Kemelmacher-Shlizerman, 33, is an assistant
University of Washington professor who helped
create the sophisticated software that depicts the
— Let’s assume you are, oh, 25 years old.
Wrinkle-free, bag-free, sag-free.
you want to see a pretty realistic image of what you’ll
look like at age 70?
a couple of months you’ll be able to do just do that.
upload a photo of you, at any age — 2, 10, 25 — into
a free program created at the University of Washington’s
Computer Science & Engineering department.
about a minute, you’ll see the old you. If you dare.
put in a photo of anyone.
it worked quite well when we tested it with photos of
former President Clinton as a kid, and compared what the
program said he’d look like now with a real photo of
the older Clinton.
also asked the program to age a number of others —
from Miley Cyrus to Russell Wilson to Macklemore — to
show them in their 60s. It showed us what Jimi Hendrix
and Kurt Cobain would have looked like had they lived,
to 71 and 47 this year, respectively.
wonder so many plastic surgeons get rich.
it turns out that the main researcher who put together
this age-progression software has not run her own photo.
didn’t do that, no," says Ira
Kemelmacher-Shlizerman, an assistant professor who
helped create the program.
33. It just wasn’t something that interested her, she
an unexpected reaction, according to pioneering research
by Tony Greenwald, a psychology professor at the
University of Washington. He’s part of a team that has
done unrelated research about how we react to a photo of
an old face, versus a photo of a young face. You can
take the test yourself online.
react more negatively to elderly faces. It makes it
clear that being old is not a pleasant thing. Why should
we want to know what unpleasantness faces us?" he
says there will be real uses for the software, such as
in helping find long-missing children who’ve now
now, the National Center for Missing & Exploited
Children has four full-time forensic-imaging artists who
do their best at depicting what a child missing at age 5
might look like at age 25. The center says it has more
than 2,000 open, long-term missing cases.
artists use Photoshop, pictures of the child’s parents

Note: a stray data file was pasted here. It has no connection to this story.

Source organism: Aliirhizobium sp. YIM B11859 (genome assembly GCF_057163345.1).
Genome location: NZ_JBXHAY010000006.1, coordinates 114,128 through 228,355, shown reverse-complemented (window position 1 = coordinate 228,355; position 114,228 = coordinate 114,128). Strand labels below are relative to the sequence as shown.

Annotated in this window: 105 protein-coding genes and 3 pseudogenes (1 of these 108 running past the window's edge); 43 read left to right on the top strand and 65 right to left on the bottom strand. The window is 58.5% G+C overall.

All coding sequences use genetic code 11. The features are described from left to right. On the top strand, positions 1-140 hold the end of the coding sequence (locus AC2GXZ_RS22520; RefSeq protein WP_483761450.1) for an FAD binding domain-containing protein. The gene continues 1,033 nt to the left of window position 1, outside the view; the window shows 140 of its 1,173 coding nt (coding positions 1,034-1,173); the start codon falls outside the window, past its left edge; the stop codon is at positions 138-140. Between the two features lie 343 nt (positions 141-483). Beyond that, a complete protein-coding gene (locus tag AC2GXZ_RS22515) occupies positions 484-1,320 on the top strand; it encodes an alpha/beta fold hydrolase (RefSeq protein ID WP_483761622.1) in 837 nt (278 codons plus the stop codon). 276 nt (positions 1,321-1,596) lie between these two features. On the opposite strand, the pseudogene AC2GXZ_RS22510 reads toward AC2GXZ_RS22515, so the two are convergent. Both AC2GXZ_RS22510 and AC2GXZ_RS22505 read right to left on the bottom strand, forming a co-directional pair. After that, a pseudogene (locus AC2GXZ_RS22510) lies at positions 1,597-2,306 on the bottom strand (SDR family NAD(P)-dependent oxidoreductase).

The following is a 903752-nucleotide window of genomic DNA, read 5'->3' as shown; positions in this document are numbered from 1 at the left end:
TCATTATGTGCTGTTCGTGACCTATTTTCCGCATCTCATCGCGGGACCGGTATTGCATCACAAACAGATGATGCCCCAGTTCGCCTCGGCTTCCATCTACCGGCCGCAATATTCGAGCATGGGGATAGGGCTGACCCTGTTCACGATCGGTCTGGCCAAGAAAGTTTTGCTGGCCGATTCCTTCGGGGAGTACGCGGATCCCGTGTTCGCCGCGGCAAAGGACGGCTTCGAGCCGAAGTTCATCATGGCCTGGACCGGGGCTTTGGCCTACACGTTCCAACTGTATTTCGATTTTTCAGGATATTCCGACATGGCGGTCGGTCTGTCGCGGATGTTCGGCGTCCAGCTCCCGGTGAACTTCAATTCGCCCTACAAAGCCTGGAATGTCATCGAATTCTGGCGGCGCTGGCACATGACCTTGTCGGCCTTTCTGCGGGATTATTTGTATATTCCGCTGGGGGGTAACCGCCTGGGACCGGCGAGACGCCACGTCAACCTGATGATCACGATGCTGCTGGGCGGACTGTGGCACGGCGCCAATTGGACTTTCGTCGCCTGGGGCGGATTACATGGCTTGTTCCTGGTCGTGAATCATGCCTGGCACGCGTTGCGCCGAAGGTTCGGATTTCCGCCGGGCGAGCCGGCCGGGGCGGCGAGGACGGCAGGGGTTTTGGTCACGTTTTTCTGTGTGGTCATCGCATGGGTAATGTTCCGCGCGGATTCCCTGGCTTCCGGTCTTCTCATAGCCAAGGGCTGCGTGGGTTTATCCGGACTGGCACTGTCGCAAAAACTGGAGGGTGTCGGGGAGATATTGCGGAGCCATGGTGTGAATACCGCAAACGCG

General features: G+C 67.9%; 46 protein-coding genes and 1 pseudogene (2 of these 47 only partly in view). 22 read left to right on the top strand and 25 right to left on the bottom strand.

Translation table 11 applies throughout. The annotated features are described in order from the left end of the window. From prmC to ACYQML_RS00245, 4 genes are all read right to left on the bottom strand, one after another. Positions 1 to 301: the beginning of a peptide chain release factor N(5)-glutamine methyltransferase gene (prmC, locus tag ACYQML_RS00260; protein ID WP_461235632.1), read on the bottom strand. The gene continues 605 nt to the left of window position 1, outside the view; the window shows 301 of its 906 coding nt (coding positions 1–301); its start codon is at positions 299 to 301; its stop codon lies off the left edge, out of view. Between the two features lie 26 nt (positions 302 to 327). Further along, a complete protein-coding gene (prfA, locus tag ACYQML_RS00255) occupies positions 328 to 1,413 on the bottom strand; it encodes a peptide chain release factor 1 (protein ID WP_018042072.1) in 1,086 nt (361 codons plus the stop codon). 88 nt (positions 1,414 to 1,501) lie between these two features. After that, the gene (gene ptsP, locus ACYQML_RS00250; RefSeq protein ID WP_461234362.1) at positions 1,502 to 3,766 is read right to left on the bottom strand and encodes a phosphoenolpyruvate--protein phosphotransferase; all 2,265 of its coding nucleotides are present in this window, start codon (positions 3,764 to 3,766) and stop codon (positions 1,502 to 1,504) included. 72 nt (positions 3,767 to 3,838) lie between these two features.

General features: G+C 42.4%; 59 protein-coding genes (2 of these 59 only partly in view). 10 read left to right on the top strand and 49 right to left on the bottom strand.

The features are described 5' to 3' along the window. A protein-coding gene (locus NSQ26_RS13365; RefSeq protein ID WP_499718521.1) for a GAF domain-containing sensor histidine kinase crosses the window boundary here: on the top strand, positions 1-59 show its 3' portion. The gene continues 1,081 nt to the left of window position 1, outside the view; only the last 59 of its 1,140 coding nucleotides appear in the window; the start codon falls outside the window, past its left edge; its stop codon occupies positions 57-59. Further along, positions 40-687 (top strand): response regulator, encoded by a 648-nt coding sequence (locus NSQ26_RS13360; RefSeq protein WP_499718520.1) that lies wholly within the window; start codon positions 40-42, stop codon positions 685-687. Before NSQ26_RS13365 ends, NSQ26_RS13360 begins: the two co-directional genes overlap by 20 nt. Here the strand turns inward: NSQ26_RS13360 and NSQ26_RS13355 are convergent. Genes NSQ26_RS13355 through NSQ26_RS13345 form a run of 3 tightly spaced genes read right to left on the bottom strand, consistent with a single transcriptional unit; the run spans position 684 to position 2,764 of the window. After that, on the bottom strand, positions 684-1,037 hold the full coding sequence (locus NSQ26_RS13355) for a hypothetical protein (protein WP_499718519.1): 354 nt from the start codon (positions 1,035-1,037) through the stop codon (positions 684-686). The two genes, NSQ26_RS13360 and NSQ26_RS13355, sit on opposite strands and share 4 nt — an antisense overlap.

and relatives, and "part science and part art"
to create their images of the child at an older age,
says a spokesman.
center says it’s eager to give the university’s
program, which is based on the science of imaging, a
says it turns a face into 4,000 pixels.
corner of an eye becomes rows of numbers: "141 141
140 139 138 137 136 134 132 …"
putting together the program, the researchers used
photos they found online in which they could determine
the age of the person, images from soccer-team photos
and beauty competitions, for example.
two years, they came up with 40,000 photos. Then they
divided the subjects by gender and 14 age groups, and
put math to how our faces change over time.
found that, over time, our faces simply get bigger.
eyes get narrower.
of course, our skin sags, we get wrinkles, and we get
bags under our eyes.
research paper goes into all the math involved, with
references to "illumination subspace,"
"lighting-aware flow" and "aspect ratio
line, the program works very well.
researchers had people look at computer-generated images
of somebody at an older age, versus real images of the
person at that age. The participants basically couldn’t
tell them apart.
program even works when the starting image is that of a
baby, a much harder task because the face changes so
much into adulthood.
a couple of months, when the program is publicly
available, probably on the school’s site, it’ll be a
matter of do you or don’t you want to know?
run that photo of a girlfriend or boyfriend?
psychologist Greenwald, "When I got married, and
you had asked me if I wanted to know what my wife would
look like in 50 years, I probably would have said,
for you 25-year-olds thinking of giving the program a
try, just search for images for Sophia Loren and Cary
Grant. These two movie stars, as they aged, looked
fantastic no matter how old they were.
probably not you.